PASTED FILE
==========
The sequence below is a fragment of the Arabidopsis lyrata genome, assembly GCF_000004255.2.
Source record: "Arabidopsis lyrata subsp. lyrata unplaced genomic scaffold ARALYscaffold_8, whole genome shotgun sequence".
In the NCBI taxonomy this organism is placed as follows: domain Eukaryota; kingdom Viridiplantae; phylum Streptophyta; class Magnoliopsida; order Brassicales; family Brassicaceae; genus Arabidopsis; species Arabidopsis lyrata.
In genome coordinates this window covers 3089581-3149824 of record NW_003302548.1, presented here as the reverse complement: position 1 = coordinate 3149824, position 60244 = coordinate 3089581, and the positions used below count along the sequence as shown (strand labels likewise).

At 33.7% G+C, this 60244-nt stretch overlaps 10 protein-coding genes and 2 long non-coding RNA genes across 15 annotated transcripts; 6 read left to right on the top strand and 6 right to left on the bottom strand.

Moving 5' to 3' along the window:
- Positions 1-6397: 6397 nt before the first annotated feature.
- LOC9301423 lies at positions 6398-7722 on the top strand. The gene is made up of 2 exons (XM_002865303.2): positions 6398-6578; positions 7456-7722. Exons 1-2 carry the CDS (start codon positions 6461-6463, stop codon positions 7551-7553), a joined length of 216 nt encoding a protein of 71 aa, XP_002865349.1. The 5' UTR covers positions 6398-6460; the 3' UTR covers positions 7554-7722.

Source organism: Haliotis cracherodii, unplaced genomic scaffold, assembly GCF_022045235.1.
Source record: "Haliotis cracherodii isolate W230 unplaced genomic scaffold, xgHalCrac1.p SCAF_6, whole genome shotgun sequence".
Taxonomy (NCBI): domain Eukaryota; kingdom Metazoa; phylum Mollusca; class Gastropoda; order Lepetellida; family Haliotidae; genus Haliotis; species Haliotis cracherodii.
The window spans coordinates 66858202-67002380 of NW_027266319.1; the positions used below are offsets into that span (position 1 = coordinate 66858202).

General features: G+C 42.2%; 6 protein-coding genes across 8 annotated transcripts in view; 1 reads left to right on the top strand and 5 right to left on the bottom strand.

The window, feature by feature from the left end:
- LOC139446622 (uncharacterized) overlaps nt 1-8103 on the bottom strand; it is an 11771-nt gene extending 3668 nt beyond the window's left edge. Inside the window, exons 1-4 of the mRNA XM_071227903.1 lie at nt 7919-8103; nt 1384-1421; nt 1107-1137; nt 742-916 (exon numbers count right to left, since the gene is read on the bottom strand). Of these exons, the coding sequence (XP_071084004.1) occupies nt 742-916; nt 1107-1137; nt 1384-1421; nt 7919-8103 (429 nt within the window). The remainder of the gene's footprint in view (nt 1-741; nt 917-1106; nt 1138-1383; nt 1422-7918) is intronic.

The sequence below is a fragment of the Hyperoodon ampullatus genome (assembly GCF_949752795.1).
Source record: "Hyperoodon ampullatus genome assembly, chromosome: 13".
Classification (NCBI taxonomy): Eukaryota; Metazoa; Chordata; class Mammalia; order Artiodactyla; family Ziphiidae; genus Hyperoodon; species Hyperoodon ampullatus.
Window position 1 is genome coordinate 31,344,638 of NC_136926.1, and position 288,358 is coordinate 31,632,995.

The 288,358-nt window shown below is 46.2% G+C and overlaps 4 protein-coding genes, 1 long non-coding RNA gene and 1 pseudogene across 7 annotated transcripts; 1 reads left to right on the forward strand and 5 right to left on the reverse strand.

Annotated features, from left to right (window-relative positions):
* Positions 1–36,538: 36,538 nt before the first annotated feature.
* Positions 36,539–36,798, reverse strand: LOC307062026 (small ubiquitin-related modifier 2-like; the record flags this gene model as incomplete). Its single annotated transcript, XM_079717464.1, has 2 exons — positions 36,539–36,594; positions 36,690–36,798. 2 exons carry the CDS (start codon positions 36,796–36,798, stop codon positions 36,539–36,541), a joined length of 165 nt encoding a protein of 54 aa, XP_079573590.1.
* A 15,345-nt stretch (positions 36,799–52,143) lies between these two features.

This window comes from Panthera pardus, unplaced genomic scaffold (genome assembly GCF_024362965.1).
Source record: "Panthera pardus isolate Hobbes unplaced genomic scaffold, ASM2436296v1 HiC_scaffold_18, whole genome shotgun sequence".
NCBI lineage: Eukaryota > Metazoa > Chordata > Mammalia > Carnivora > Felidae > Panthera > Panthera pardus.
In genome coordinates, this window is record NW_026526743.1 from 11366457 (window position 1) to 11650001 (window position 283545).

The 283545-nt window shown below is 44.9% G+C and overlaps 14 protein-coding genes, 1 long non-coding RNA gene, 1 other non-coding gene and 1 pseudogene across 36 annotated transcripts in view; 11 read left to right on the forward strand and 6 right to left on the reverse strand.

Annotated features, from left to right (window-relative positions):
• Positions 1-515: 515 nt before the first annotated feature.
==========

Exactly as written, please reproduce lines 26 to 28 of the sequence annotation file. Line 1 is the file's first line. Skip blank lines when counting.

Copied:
Source record: "Panthera pardus isolate Hobbes unplaced genomic scaffold, ASM2436296v1 HiC_scaffold_18, whole genome shotgun sequence".
NCBI lineage: Eukaryota > Metazoa > Chordata > Mammalia > Carnivora > Felidae > Panthera > Panthera pardus.
In genome coordinates, this window is record NW_026526743.1 from 11366457 (window position 1) to 11650001 (window position 283545).